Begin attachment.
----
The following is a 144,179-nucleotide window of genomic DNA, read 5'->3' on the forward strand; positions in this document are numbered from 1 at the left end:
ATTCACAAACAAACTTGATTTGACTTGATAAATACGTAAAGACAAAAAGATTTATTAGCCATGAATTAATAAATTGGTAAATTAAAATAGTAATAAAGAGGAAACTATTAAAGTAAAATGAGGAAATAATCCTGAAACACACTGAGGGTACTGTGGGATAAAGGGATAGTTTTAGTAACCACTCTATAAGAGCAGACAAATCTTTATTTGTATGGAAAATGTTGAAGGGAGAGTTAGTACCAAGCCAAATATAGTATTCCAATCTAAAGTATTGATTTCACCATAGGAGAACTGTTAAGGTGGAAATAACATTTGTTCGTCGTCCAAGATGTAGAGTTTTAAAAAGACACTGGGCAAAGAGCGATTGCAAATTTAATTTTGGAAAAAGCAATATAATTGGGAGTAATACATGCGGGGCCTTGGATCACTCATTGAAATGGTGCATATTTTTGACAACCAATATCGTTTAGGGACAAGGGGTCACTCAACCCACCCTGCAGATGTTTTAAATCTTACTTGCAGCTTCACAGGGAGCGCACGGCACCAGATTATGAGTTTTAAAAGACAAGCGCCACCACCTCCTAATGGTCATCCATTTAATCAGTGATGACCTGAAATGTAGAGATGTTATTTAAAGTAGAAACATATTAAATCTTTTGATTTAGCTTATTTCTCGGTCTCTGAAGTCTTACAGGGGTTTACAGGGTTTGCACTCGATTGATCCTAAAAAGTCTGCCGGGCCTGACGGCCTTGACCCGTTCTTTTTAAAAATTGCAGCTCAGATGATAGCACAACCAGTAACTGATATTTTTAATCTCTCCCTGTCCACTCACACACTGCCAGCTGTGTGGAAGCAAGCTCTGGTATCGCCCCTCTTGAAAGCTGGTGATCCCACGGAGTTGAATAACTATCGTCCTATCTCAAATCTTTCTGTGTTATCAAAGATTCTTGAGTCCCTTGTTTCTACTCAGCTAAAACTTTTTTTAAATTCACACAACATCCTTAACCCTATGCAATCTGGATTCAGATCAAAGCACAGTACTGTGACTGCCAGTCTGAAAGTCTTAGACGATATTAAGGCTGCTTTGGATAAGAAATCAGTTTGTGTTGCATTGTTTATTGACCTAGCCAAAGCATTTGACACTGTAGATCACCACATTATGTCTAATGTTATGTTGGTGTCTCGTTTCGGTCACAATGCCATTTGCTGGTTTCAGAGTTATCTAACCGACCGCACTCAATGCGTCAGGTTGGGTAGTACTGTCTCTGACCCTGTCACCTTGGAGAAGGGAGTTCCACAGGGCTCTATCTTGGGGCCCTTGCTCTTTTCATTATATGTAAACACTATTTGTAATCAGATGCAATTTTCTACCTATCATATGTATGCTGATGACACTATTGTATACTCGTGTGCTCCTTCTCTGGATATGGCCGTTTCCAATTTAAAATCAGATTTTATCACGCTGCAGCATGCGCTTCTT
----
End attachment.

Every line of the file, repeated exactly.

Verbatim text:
The following is a 144,179-nucleotide window of genomic DNA, read 5'->3' on the forward strand; positions in this document are numbered from 1 at the left end:
ATTCACAAACAAACTTGATTTGACTTGATAAATACGTAAAGACAAAAAGATTTATTAGCCATGAATTAATAAATTGGTAAATTAAAATAGTAATAAAGAGGAAACTATTAAAGTAAAATGAGGAAATAATCCTGAAACACACTGAGGGTACTGTGGGATAAAGGGATAGTTTTAGTAACCACTCTATAAGAGCAGACAAATCTTTATTTGTATGGAAAATGTTGAAGGGAGAGTTAGTACCAAGCCAAATATAGTATTCCAATCTAAAGTATTGATTTCACCATAGGAGAACTGTTAAGGTGGAAATAACATTTGTTCGTCGTCCAAGATGTAGAGTTTTAAAAAGACACTGGGCAAAGAGCGATTGCAAATTTAATTTTGGAAAAAGCAATATAATTGGGAGTAATACATGCGGGGCCTTGGATCACTCATTGAAATGGTGCATATTTTTGACAACCAATATCGTTTAGGGACAAGGGGTCACTCAACCCACCCTGCAGATGTTTTAAATCTTACTTGCAGCTTCACAGGGAGCGCACGGCACCAGATTATGAGTTTTAAAAGACAAGCGCCACCACCTCCTAATGGTCATCCATTTAATCAGTGATGACCTGAAATGTAGAGATGTTATTTAAAGTAGAAACATATTAAATCTTTTGATTTAGCTTATTTCTCGGTCTCTGAAGTCTTACAGGGGTTTACAGGGTTTGCACTCGATTGATCCTAAAAAGTCTGCCGGGCCTGACGGCCTTGACCCGTTCTTTTTAAAAATTGCAGCTCAGATGATAGCACAACCAGTAACTGATATTTTTAATCTCTCCCTGTCCACTCACACACTGCCAGCTGTGTGGAAGCAAGCTCTGGTATCGCCCCTCTTGAAAGCTGGTGATCCCACGGAGTTGAATAACTATCGTCCTATCTCAAATCTTTCTGTGTTATCAAAGATTCTTGAGTCCCTTGTTTCTACTCAGCTAAAACTTTTTTTAAATTCACACAACATCCTTAACCCTATGCAATCTGGATTCAGATCAAAGCACAGTACTGTGACTGCCAGTCTGAAAGTCTTAGACGATATTAAGGCTGCTTTGGATAAGAAATCAGTTTGTGTTGCATTGTTTATTGACCTAGCCAAAGCATTTGACACTGTAGATCACCACATTATGTCTAATGTTATGTTGGTGTCTCGTTTCGGTCACAATGCCATTTGCTGGTTTCAGAGTTATCTAACCGACCGCACTCAATGCGTCAGGTTGGGTAGTACTGTCTCTGACCCTGTCACCTTGGAGAAGGGAGTTCCACAGGGCTCTATCTTGGGGCCCTTGCTCTTTTCATTATATGTAAACACTATTTGTAATCAGATGCAATTTTCTACCTATCATATGTATGCTGATGACACTATTGTATACTCGTGTGCTCCTTCTCTGGATATGGCCGTTTCCAATTTAAAATCAGATTTTATCACGCTGCAGCATGCGCTTCTT